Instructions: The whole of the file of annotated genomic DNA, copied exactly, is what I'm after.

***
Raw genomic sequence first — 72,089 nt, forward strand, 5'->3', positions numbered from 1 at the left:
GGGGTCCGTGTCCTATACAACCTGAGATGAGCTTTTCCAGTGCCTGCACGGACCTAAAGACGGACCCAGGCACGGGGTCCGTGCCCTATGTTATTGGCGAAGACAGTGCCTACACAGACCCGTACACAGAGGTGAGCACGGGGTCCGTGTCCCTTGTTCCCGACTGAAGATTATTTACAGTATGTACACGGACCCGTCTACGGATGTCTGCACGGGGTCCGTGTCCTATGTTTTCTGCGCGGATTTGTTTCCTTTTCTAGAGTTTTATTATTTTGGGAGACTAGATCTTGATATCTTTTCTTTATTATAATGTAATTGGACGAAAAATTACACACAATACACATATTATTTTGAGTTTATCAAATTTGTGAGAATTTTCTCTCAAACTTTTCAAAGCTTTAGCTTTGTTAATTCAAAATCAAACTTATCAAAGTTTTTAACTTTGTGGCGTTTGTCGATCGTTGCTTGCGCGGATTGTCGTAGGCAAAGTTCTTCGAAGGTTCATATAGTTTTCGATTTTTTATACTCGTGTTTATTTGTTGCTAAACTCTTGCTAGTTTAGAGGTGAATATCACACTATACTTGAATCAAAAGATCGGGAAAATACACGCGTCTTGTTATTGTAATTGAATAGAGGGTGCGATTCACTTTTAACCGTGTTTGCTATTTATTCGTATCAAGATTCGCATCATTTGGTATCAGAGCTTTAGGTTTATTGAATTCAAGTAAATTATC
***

Raw genomic sequence first — 72,089 nt, forward strand, 5'->3', positions numbered from 1 at the left:
GGGGTCCGTGTCCTATACAACCTGAGATGAGCTTTTCCAGTGCCTGCACGGACCTAAAGACGGACCCAGGCACGGGGTCCGTGCCCTATGTTATTGGCGAAGACAGTGCCTACACAGACCCGTACACAGAGGTGAGCACGGGGTCCGTGTCCCTTGTTCCCGACTGAAGATTATTTACAGTATGTACACGGACCCGTCTACGGATGTCTGCACGGGGTCCGTGTCCTATGTTTTCTGCGCGGATTTGTTTCCTTTTCTAGAGTTTTATTATTTTGGGAGACTAGATCTTGATATCTTTTCTTTATTATAATGTAATTGGACGAAAAATTACACACAATACACATATTATTTTGAGTTTATCAAATTTGTGAGAATTTTCTCTCAAACTTTTCAAAGCTTTAGCTTTGTTAATTCAAAATCAAACTTATCAAAGTTTTTAACTTTGTGGCGTTTGTCGATCGTTGCTTGCGCGGATTGTCGTAGGCAAAGTTCTTCGAAGGTTCATATAGTTTTCGATTTTTTATACTCGTGTTTATTTGTTGCTAAACTCTTGCTAGTTTAGAGGTGAATATCACACTATACTTGAATCAAAAGATCGGGAAAATACACGCGTCTTGTTATTGTAATTGAATAGAGGGTGCGATTCACTTTTAACCGTGTTTGCTATTTATTCGTATCAAGATTCGCATCATTTGGTATCAGAGCTTTAGGTTTATTGAATTCAAGTAAATTATC